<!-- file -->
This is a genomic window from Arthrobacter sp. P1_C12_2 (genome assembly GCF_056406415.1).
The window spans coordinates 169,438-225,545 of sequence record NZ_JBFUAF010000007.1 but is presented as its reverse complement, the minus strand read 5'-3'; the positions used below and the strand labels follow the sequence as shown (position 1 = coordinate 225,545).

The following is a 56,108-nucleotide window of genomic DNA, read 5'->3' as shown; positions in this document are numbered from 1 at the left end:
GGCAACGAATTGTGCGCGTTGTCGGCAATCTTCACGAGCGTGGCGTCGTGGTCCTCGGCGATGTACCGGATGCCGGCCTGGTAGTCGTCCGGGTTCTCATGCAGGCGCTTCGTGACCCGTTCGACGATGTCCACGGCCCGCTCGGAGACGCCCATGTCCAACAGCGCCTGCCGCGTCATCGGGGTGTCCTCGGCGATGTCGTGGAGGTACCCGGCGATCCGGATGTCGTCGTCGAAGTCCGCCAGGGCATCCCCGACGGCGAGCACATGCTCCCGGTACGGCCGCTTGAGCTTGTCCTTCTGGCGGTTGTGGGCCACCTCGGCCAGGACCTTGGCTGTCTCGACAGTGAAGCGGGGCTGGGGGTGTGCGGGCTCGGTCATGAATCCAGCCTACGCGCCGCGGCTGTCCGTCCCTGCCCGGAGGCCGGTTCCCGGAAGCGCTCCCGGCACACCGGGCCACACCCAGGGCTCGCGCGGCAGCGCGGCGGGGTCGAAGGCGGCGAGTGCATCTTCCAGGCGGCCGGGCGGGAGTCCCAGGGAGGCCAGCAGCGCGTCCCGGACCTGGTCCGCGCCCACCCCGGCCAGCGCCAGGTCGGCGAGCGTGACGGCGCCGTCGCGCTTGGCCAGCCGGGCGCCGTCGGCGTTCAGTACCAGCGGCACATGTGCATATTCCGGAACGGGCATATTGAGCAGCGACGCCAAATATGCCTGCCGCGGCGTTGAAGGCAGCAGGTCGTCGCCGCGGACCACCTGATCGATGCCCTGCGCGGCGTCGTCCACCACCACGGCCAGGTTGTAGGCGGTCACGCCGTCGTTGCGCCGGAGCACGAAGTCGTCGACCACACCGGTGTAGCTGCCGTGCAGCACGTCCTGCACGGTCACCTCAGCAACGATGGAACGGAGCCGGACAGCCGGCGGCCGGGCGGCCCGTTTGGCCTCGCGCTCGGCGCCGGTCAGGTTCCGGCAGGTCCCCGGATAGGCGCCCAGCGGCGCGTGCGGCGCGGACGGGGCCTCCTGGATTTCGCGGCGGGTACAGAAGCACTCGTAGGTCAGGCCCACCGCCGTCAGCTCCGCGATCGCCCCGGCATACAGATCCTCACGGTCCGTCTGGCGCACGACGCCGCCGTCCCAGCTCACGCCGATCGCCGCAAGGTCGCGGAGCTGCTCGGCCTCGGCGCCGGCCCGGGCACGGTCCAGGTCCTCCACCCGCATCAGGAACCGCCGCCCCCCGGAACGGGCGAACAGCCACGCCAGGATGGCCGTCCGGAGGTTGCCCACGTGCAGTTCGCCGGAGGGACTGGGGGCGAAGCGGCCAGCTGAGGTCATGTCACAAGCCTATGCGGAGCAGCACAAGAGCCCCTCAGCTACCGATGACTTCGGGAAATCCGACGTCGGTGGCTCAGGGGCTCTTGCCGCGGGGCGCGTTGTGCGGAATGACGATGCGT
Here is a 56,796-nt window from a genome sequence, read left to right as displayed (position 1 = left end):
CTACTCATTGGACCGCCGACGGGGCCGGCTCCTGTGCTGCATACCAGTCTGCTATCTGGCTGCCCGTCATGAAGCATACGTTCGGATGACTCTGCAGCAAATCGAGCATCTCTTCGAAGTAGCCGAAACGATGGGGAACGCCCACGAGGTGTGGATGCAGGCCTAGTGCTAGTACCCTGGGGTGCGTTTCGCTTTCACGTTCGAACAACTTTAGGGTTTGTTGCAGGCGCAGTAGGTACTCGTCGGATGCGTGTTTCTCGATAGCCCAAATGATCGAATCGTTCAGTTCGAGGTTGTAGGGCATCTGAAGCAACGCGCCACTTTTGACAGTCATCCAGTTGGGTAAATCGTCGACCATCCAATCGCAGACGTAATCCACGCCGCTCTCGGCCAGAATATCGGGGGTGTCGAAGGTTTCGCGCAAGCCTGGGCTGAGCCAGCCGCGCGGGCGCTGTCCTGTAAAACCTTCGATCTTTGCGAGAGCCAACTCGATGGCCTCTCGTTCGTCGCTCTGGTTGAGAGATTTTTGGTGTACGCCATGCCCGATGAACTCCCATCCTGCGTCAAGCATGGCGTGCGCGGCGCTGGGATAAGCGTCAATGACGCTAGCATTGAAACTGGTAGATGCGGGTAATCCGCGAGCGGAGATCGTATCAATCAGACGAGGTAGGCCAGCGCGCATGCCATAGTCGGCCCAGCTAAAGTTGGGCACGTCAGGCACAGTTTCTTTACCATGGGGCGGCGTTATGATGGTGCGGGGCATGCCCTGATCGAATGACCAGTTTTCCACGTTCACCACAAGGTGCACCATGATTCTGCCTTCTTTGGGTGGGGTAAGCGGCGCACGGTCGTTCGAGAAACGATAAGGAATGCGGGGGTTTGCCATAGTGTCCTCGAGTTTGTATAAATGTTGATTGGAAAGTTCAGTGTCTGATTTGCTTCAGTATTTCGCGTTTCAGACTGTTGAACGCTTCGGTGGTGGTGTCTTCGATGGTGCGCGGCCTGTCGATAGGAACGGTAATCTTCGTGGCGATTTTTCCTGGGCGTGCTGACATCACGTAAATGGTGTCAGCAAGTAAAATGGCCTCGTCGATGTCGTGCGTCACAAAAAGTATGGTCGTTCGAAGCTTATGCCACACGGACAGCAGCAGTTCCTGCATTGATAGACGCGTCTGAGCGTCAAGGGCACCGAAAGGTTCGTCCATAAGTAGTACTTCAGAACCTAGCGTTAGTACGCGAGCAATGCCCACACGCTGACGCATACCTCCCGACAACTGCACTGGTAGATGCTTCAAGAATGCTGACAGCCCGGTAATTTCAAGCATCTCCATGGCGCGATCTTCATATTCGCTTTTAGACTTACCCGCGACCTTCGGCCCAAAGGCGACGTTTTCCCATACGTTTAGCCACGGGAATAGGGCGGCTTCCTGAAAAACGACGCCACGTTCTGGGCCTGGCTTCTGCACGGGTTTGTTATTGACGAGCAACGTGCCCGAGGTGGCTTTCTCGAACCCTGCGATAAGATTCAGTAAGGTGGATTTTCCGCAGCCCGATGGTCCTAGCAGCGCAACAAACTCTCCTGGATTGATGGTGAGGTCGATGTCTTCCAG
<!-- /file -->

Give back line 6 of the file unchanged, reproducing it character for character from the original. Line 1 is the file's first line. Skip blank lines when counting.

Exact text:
CTACTCATTGGACCGCCGACGGGGCCGGCTCCTGTGCTGCATACCAGTCTGCTATCTGGCTGCCCGTCATGAAGCATACGTTCGGATGACTCTGCAGCAAATCGAGCATCTCTTCGAAGTAGCCGAAACGATGGGGAACGCCCACGAGGTGTGGATGCAGGCCTAGTGCTAGTACCCTGGGGTGCGTTTCGCTTTCACGTTCGAACAACTTTAGGGTTTGTTGCAGGCGCAGTAGGTACTCGTCGGATGCGTGTTTCTCGATAGCCCAAATGATCGAATCGTTCAGTTCGAGGTTGTAGGGCATCTGAAGCAACGCGCCACTTTTGACAGTCATCCAGTTGGGTAAATCGTCGACCATCCAATCGCAGACGTAATCCACGCCGCTCTCGGCCAGAATATCGGGGGTGTCGAAGGTTTCGCGCAAGCCTGGGCTGAGCCAGCCGCGCGGGCGCTGTCCTGTAAAACCTTCGATCTTTGCGAGAGCCAACTCGATGGCCTCTCGTTCGTCGCTCTGGTTGAGAGATTTTTGGTGTACGCCATGCCCGATGAACTCCCATCCTGCGTCAAGCATGGCGTGCGCGGCGCTGGGATAAGCGTCAATGACGCTAGCATTGAAACTGGTAGATGCGGGTAATCCGCGAGCGGAGATCGTATCAATCAGACGAGGTAGGCCAGCGCGCATGCCATAGTCGGCCCAGCTAAAGTTGGGCACGTCAGGCACAGTTTCTTTACCATGGGGCGGCGTTATGATGGTGCGGGGCATGCCCTGATCGAATGACCAGTTTTCCACGTTCACCACAAGGTGCACCATGATTCTGCCTTCTTTGGGTGGGGTAAGCGGCGCACGGTCGTTCGAGAAACGATAAGGAATGCGGGGGTTTGCCATAGTGTCCTCGAGTTTGTATAAATGTTGATTGGAAAGTTCAGTGTCTGATTTGCTTCAGTATTTCGCGTTTCAGACTGTTGAACGCTTCGGTGGTGGTGTCTTCGATGGTGCGCGGCCTGTCGATAGGAACGGTAATCTTCGTGGCGATTTTTCCTGGGCGTGCTGACATCACGTAAATGGTGTCAGCAAGTAAAATGGCCTCGTCGATGTCGTGCGTCACAAAAAGTATGGTCGTTCGAAGCTTATGCCACACGGACAGCAGCAGTTCCTGCATTGATAGACGCGTCTGAGCGTCAAGGGCACCGAAAGGTTCGTCCATAAGTAGTACTTCAGAACCTAGCGTTAGTACGCGAGCAATGCCCACACGCTGACGCATACCTCCCGACAACTGCACTGGTAGATGCTTCAAGAATGCTGACAGCCCGGTAATTTCAAGCATCTCCATGGCGCGATCTTCATATTCGCTTTTAGACTTACCCGCGACCTTCGGCCCAAAGGCGACGTTTTCCCATACGTTTAGCCACGGGAATAGGGCGGCTTCCTGAAAAACGACGCCACGTTCTGGGCCTGGCTTCTGCACGGGTTTGTTATTGACGAGCAACGTGCCCGAGGTGGCTTTCTCGAACCCTGCGATAAGATTCAGTAAGGTGGATTTTCCGCAGCCCGATGGTCCTAGCAGCGCAACAAACTCTCCTGGATTGATGGTGAGGTCGATGTCTTCCAG